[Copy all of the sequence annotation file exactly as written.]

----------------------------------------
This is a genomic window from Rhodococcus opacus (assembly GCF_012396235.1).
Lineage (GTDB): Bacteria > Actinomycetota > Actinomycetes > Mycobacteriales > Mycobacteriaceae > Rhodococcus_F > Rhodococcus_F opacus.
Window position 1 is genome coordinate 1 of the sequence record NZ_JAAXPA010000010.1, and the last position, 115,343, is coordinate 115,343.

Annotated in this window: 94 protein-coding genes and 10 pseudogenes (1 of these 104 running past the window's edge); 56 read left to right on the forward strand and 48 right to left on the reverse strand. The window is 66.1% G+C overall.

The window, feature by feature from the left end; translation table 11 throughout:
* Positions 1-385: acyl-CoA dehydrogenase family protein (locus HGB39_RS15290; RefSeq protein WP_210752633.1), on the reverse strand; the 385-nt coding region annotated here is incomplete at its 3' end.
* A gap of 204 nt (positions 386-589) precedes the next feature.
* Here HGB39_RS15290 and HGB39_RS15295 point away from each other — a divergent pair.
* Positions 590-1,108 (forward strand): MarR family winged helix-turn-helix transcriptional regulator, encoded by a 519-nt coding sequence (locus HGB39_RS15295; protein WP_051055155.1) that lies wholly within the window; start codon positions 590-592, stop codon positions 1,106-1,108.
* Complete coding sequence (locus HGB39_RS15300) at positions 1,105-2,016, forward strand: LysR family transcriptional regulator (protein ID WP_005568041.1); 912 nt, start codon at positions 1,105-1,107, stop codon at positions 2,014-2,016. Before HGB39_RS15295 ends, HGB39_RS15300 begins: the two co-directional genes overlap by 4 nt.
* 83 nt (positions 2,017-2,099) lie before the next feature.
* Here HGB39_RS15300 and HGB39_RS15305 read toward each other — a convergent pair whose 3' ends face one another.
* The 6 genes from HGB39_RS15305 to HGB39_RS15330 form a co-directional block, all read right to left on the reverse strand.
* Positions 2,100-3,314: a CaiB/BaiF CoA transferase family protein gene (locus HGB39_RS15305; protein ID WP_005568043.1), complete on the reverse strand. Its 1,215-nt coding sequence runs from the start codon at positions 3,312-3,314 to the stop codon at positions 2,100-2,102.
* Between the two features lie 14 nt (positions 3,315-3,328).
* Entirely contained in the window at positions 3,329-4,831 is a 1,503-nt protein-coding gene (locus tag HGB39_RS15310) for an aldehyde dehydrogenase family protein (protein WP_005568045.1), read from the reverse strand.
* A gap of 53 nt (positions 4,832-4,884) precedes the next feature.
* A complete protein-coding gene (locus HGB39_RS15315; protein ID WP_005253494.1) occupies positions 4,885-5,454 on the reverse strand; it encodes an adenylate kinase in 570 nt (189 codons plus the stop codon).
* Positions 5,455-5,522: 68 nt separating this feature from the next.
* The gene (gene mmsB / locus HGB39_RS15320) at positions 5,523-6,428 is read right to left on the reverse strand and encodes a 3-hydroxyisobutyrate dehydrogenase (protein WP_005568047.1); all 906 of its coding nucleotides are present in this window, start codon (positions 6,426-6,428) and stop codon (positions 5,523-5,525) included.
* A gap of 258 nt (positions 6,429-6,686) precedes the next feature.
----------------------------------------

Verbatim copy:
This is a genomic window from Rhodococcus opacus (assembly GCF_012396235.1).
Lineage (GTDB): Bacteria > Actinomycetota > Actinomycetes > Mycobacteriales > Mycobacteriaceae > Rhodococcus_F > Rhodococcus_F opacus.
Window position 1 is genome coordinate 1 of the sequence record NZ_JAAXPA010000010.1, and the last position, 115,343, is coordinate 115,343.

Annotated in this window: 94 protein-coding genes and 10 pseudogenes (1 of these 104 running past the window's edge); 56 read left to right on the forward strand and 48 right to left on the reverse strand. The window is 66.1% G+C overall.

The window, feature by feature from the left end; translation table 11 throughout:
* Positions 1-385: acyl-CoA dehydrogenase family protein (locus HGB39_RS15290; RefSeq protein WP_210752633.1), on the reverse strand; the 385-nt coding region annotated here is incomplete at its 3' end.
* A gap of 204 nt (positions 386-589) precedes the next feature.
* Here HGB39_RS15290 and HGB39_RS15295 point away from each other — a divergent pair.
* Positions 590-1,108 (forward strand): MarR family winged helix-turn-helix transcriptional regulator, encoded by a 519-nt coding sequence (locus HGB39_RS15295; protein WP_051055155.1) that lies wholly within the window; start codon positions 590-592, stop codon positions 1,106-1,108.
* Complete coding sequence (locus HGB39_RS15300) at positions 1,105-2,016, forward strand: LysR family transcriptional regulator (protein ID WP_005568041.1); 912 nt, start codon at positions 1,105-1,107, stop codon at positions 2,014-2,016. Before HGB39_RS15295 ends, HGB39_RS15300 begins: the two co-directional genes overlap by 4 nt.
* 83 nt (positions 2,017-2,099) lie before the next feature.
* Here HGB39_RS15300 and HGB39_RS15305 read toward each other — a convergent pair whose 3' ends face one another.
* The 6 genes from HGB39_RS15305 to HGB39_RS15330 form a co-directional block, all read right to left on the reverse strand.
* Positions 2,100-3,314: a CaiB/BaiF CoA transferase family protein gene (locus HGB39_RS15305; protein ID WP_005568043.1), complete on the reverse strand. Its 1,215-nt coding sequence runs from the start codon at positions 3,312-3,314 to the stop codon at positions 2,100-2,102.
* Between the two features lie 14 nt (positions 3,315-3,328).
* Entirely contained in the window at positions 3,329-4,831 is a 1,503-nt protein-coding gene (locus tag HGB39_RS15310) for an aldehyde dehydrogenase family protein (protein WP_005568045.1), read from the reverse strand.
* A gap of 53 nt (positions 4,832-4,884) precedes the next feature.
* A complete protein-coding gene (locus HGB39_RS15315; protein ID WP_005253494.1) occupies positions 4,885-5,454 on the reverse strand; it encodes an adenylate kinase in 570 nt (189 codons plus the stop codon).
* Positions 5,455-5,522: 68 nt separating this feature from the next.
* The gene (gene mmsB / locus HGB39_RS15320) at positions 5,523-6,428 is read right to left on the reverse strand and encodes a 3-hydroxyisobutyrate dehydrogenase (protein WP_005568047.1); all 906 of its coding nucleotides are present in this window, start codon (positions 6,426-6,428) and stop codon (positions 5,523-5,525) included.
* A gap of 258 nt (positions 6,429-6,686) precedes the next feature.